There are people who say it that way 24/7 and don't know better, and people who say it as a casual affectation.

I say "howdy", "yall", "yonder" "prolly", almost as a joke, because language is fun to play with and it never hurts to be ridiculus on occasion. It's when people only speak that way and are incapable of sounding intelligent, that's when it's gotten ridiculous.

If you're good you can even do it in a professional environment, as a means of displaying that you're not super serial all of the time, that you're personable and get on with people.

If you have a serious problem with it, don't move to the southern US.


This is my dream. I spent years in Japan working with Canadians, Brits, and Australians and developed a very neutral Mid-Atlantic accent, but I dream of someday getting good enough at something that I can let my real accent come back.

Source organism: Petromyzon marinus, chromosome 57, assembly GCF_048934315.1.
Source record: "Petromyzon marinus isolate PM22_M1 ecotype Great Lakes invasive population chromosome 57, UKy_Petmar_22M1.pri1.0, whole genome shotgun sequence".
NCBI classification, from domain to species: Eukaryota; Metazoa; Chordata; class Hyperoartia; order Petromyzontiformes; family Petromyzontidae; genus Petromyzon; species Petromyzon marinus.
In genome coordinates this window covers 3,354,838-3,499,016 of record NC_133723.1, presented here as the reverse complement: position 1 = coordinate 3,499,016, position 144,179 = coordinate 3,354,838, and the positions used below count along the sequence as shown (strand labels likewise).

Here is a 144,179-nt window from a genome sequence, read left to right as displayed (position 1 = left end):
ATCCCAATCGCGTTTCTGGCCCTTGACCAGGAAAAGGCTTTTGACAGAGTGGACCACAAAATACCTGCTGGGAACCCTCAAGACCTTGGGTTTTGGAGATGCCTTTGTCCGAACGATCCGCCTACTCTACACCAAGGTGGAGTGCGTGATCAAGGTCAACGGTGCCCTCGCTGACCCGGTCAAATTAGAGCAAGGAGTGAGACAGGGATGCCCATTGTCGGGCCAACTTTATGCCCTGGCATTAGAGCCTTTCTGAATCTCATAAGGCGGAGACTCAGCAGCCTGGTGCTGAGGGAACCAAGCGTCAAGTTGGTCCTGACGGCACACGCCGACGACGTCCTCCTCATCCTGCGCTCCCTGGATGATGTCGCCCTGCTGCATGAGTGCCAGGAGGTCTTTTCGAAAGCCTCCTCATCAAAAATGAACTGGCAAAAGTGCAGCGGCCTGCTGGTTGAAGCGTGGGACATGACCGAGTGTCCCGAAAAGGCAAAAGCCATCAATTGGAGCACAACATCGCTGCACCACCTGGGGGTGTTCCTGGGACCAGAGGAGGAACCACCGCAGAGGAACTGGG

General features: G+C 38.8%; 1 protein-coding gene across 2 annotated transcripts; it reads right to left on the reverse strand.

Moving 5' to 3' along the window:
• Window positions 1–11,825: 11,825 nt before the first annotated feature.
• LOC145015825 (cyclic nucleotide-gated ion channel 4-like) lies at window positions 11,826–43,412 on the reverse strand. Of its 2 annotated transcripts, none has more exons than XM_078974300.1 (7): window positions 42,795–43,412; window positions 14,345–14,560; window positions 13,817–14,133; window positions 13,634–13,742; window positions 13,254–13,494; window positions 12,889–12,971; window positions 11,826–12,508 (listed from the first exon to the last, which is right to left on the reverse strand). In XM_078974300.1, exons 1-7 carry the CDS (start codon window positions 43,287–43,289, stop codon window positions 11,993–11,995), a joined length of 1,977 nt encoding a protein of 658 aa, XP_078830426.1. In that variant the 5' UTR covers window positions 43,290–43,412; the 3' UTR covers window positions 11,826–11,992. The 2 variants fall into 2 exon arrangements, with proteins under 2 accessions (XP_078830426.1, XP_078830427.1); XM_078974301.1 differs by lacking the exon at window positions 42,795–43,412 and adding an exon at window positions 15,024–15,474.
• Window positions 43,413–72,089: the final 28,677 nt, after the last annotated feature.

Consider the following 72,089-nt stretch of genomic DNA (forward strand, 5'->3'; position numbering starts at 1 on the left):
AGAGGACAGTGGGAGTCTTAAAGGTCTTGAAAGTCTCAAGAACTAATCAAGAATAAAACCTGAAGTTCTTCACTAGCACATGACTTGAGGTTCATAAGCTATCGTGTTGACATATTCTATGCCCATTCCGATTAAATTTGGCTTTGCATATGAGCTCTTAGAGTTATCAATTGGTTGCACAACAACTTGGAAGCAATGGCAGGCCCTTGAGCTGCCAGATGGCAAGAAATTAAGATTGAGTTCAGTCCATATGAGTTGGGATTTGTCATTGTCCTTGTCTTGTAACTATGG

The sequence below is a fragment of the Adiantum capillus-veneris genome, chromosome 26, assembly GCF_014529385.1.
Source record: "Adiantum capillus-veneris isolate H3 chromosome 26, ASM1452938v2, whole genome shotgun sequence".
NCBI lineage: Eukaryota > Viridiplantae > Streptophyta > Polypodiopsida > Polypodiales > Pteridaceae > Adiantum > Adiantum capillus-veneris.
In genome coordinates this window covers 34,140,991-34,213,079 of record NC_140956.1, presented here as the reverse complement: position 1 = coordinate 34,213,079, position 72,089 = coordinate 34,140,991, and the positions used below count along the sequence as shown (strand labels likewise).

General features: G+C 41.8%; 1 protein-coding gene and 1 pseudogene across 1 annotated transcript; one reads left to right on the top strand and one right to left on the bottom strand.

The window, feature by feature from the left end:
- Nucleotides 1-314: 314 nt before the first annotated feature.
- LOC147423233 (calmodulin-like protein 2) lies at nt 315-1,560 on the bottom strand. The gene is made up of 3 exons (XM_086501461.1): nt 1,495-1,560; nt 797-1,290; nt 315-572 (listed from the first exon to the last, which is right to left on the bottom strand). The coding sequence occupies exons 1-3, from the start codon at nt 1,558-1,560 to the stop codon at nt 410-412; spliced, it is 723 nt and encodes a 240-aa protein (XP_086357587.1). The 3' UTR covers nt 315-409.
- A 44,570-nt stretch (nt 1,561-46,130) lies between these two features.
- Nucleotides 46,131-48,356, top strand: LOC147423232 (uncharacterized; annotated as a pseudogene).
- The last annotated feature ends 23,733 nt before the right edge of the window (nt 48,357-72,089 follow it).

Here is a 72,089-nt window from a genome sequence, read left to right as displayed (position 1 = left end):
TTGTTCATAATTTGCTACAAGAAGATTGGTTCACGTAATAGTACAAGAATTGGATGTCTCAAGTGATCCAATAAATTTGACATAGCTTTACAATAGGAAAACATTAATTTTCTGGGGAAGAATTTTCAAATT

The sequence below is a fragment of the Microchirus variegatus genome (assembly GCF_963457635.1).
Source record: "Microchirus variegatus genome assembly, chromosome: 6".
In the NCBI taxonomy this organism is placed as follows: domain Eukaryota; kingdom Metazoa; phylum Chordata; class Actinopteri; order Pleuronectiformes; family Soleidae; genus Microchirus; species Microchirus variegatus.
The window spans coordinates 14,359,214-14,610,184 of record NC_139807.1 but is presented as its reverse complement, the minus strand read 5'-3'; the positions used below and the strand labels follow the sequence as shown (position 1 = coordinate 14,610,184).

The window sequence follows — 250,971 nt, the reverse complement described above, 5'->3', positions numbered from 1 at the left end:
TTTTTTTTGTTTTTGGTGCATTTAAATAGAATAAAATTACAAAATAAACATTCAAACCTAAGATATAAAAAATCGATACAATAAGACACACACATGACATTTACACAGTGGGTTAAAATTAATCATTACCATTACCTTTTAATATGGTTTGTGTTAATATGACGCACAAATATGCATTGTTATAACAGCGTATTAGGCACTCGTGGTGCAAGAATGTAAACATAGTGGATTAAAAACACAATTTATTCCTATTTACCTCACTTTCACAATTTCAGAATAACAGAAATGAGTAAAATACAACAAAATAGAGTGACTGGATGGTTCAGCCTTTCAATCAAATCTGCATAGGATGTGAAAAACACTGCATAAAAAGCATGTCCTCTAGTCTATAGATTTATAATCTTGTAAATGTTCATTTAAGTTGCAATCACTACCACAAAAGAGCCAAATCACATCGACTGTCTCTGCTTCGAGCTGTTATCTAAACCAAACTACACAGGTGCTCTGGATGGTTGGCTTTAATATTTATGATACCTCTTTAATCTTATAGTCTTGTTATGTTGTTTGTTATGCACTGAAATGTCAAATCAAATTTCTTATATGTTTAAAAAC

/ever seen Sergeant York?
//that's my whole family
///probably misusing slashies
 
2012-12-22 03:08:48 PM
The thing that drives me nuts is dropping the -ly from adjectives at the end of a sentence.
 
2012-12-22 03:09:48 PM

karl2025: If everyone pronounces it wrong, isn't it more true that the "correct" pronunciation is no longer correct?


Yes, unless you're a prescriptivist (a.k.a Grammar Nazi).  The irony is that Grammar Nazis are more often than not wrong about they very thing they complain so loudly of others being "wrong" about.  Split infinitives and ending sentences with prepositions are the most obvious examples.
 
2012-12-22 03:15:50 PM
What? No theater? How about one that stings my ears in America, forward?

It's FOR - WARD, not foe-werd.
 
2012-12-22 03:19:11 PM

100 Watt Walrus: Full disclosure, part 2: I mispronounce "orange juice" as "ornch juice." No idea why. It just happens. I don't mispronounce "orange" on its own.


For me, it's three words.

1. I often mispronounce "breakfast" as "brea'fast."  Unless I consciously make an effort, the "k" completely disappears.
2. Nuclear as "nuke-yoo-ler."  Again, I pronounce it correctly when I make an effort, but if I don't think about it I sound like Bush.